17:30 – Introduction by Elinor Carmi.
18:00-18:45 – Dr. Mara Mills (Department of Media, Culture, and Communication, New York University) –
“Optophones and Musical Print”.
This lecture surveys the history and historiography of the Optophone, a text-to-tone translation machine developed in London for blind readers at the outset of the twentieth century. The Optophone will be used to explore the topics of sound archives, minor media, and the politics of decoding.
18:45-19:30 – Dr. Katherine Fennely (Department of Archaeology , Manchester University) –
“Lunatic asylums and the sonic environment: An archaeological approach“.
The archaeological study of nineteenth-century lunatic asylums centres on the material and physical environment. Much historical research on these same institutions is similarly focused on the visual, the recorded and the extant. Conversely, much of the historical discourse surrounding asylum buildings in the early nineteenth century is centred on human interaction and engagement with these buildings, which were new and innovative in architectural style and plan. This paper will examine one aspect of the historical discourse on lunacy and asylums: the sonic environment. Through a consideration of the different datasets available to the researcher, the question of how (and can) historical noise be examined will be addressed. Various methodologies drawn from archaeological and phenomenological approaches to the historic environment, as well as interpretation techniques drawn from textual analysis, will be explored. The potential and limitations of asylums as both archaeological sites and artefactual resources for the historic sensory environment will be considered through the use of case studies from England and Ireland.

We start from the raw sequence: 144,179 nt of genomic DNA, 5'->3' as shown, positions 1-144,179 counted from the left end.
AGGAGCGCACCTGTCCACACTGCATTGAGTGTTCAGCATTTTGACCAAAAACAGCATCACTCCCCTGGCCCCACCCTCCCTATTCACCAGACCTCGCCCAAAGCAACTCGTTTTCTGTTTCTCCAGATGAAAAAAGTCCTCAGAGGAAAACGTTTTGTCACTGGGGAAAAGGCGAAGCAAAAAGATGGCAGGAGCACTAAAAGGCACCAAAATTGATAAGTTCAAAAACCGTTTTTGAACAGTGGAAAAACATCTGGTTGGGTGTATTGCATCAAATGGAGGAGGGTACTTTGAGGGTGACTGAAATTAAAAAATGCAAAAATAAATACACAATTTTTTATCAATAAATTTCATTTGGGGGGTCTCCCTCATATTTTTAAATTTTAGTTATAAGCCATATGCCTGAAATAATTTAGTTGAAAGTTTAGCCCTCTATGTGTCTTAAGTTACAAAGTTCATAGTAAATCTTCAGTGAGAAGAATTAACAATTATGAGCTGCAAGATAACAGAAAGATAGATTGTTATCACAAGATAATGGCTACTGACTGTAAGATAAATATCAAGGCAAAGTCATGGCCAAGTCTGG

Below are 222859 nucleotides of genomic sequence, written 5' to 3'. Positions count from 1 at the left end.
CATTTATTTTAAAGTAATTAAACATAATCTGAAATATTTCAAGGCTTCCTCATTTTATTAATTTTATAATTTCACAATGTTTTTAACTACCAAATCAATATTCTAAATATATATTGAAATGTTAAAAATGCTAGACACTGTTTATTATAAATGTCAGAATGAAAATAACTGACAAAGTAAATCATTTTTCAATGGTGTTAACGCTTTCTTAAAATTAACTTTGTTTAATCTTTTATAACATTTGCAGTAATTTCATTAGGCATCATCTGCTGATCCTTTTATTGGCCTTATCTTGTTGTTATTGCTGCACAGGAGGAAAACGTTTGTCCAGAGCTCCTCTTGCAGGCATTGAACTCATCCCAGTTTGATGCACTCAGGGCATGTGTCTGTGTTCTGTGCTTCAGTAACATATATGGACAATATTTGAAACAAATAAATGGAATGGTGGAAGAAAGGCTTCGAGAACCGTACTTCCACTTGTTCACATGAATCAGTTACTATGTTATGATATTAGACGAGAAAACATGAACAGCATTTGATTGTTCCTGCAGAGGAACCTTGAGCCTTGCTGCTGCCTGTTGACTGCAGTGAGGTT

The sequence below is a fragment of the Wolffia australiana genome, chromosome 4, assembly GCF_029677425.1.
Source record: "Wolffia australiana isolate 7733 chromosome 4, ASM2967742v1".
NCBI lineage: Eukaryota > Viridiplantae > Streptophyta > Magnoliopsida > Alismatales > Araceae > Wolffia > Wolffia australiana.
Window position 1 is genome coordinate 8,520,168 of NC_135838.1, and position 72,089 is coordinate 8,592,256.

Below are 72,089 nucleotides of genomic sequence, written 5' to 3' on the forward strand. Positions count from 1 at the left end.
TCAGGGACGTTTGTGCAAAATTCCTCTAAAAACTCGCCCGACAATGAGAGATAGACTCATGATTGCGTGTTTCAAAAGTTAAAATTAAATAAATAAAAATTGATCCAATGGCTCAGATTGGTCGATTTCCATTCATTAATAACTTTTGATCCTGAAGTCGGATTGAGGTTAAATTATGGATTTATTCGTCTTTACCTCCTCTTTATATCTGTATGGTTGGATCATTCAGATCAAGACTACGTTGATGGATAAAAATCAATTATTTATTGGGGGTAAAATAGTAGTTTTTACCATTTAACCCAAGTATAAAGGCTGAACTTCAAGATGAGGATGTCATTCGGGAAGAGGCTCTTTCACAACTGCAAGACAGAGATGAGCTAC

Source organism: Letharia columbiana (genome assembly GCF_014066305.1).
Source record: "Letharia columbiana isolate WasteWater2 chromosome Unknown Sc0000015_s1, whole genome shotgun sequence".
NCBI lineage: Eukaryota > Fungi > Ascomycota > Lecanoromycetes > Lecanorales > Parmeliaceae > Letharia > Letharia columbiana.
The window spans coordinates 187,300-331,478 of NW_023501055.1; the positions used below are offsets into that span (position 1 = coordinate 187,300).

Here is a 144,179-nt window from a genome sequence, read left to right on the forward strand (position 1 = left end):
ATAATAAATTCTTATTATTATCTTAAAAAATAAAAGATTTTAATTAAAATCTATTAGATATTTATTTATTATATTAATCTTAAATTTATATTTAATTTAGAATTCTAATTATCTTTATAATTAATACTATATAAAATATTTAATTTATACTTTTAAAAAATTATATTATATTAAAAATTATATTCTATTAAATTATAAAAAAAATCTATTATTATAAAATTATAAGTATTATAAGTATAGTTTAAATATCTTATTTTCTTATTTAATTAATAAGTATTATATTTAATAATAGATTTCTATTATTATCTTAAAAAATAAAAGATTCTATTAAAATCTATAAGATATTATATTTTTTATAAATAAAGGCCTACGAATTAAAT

19:30-20:15 – Tom Tlalim (Artist. Associate Lecturer. PhD Candidate, Goldsmiths College) –
“Silencing the muses. Quietening the Law. Critical Listening in Times of War“.
Having recently spent some months working during a war, I noticed a multitude of acoustic signals, and of discourses on sounding everywhere in public space. The sobering maxim was repeated daily, that “When the cannons roar, the muses fall silent”. Indeed, sound, its presence or absence, has the ability to induce a sense of event and a war-like atmosphere even in quiet residential areas. Sirens, explosions, flyovers, military code words, with the tense voices of analysts, all seem to indicate a state of emergency. However, in resisting the automatic fearful instinct, developing a methodology of critical listening seemed imperative. In critical listening, sound becomes a medium through which subjectivity and relationality are negotiated. My talk will focus on some of the sounds and technologies that are used to orchestrate a climate of war in civilian areas. These will be performed, and presented alongside critical readings and acoustic counter narratives. The presentation is part of an ongoing artistic research into sonic politics in the Middle East.?
20:15-20:30 – Questions and Discussion.
20:30 – Wine Reception.
Location: Richard Hoggart Building (RHB), Room 137a, Goldsmiths College, University of London.